Tuesday, July 27, 2010


Yesterday we had an interactive Bible study at seminary on Hosea 11. Time was short, but it had me wondering again about gratitude and worship.
In Hosea 11 God reminds Israel of how much he has done for them and is disappointed in their response. I've heard a few ideas about this.
One is that if we worship God as a sign of gratitude is that not sort of ignoble? Are we not simply showing 'cupboard love'? Shouldn't we declare that we will worship God even if he decrees that all should be destroyed (as we believe is his right)?
Second - isn't God being coercive by giving to us without our permission? We did not ask him to die for us. He has no right to then expect our gratitude. He gave and that was his risk.
There is truth in these ways of thinking. But I can't help feeling that to rebel against God because we didn't ask for his favour is pretty ignoble too. I also do think that the Bible calls for us to respond to him in gratitude.
But is our worship in response to what God has done or to who he is?
I guess the answer is both-and.


Thomas O. Scarborough said...

I heard it put like this: praise is what we give to God because of what He has done. Worship is what we give to God because of who He is. So in your terms, praise would be the ignoble part, worship the noble. The same in Afrikaans: loof en prys.

Dan said...

i used to think that it was wrong to worship God because of the things he has done for us. but 1 john 4:19 says "we love him because he first loved us". indeed, many of the psalms explicitly mention the good things God does for us and glorify God because of them.

"cupboard love"? i love my wife, and she is pretty. do i love her because she's pretty? well i'd like to think not! but that doesn't mean it's wrong to enjoy the fact that she is. if God is good we should enjoy it and worship him, and we don't need to torture ourselves with questions about motive.

i would also say that we are to worship God because of who he is, not in spite of it. God is a good God who loves us and is faithful and just and merciful, and we worship him for that. it's almost nonsensical to suggest that we should worship him if he weren't those things because he is those things and perfectly embodies them, and if he weren't those things then we would be talking about someone else entirely. it isn't like a wife saying to her husband "would you love me if i wasn't pretty?" so much as "would you love me if i wasn't me?"

as for being coercive, you were right when you said it is God's right to decree that we should all be destroyed. how much more is it God's right to decree that we should love him? yet he has gone further than that and given us gifts and done great things for us. are we then obligated to love him? not at all; it is the natural response of humans to love those who do good to them. look what Jesus said: "if you love those who love you, what reward will you get? are not even the tax collectors doing that?"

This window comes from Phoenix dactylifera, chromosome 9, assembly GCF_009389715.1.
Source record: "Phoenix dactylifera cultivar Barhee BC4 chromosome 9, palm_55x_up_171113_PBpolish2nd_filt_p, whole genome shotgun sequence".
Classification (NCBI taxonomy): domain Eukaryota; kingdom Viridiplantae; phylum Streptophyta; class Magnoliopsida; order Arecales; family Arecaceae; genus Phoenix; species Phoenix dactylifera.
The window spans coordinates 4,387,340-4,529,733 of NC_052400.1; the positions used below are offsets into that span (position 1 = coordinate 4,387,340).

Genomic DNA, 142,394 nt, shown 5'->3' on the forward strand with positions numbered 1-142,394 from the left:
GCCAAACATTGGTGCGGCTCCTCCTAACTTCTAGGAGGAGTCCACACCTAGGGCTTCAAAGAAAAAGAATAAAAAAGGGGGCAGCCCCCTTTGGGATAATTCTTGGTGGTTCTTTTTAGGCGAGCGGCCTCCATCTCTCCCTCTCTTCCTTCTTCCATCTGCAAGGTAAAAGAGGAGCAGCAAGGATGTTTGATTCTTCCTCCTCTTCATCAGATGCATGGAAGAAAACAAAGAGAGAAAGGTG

so it is a normal, God-given attribute of humanity that we are grateful and loving in response to kindness. even sinners are capable of that! God's complaint against the israelites in hosea 11 is that even this natural response is absent in their dealings with him. "but the more i called israel, the further they went from me." this is an extraordinary disregard for God, which God is right to call them out on. if i was kind to someone, i would expect some love in return. they wouldn't be *obligated* to provide it, but it should be naturally forthcoming and i would complain if it were not. how much more should God expect love in return for his kindness? our permission is not required for his gifts; God in his role as our Father - a similar role is occupied by our parents - has the right to give as he sees fit, to give us cause to love him, and to expect that we then do so. the word for the world in which God's gifts are completely absent is "hell" and we should be pretty grateful that we aren't in it!

Jenny Hillebrand said...

Hi Dan. I like your comment, thank you. I think that much of post-apartheid, post-colonial thinking encourages Christians to consider God with suspicion rather than gratitude. I don't suppose that it is a principal tenet, but it is something that I come across quite a lot. I can see the logic. But I feel so much happier just being able to be grateful to God and love him freely!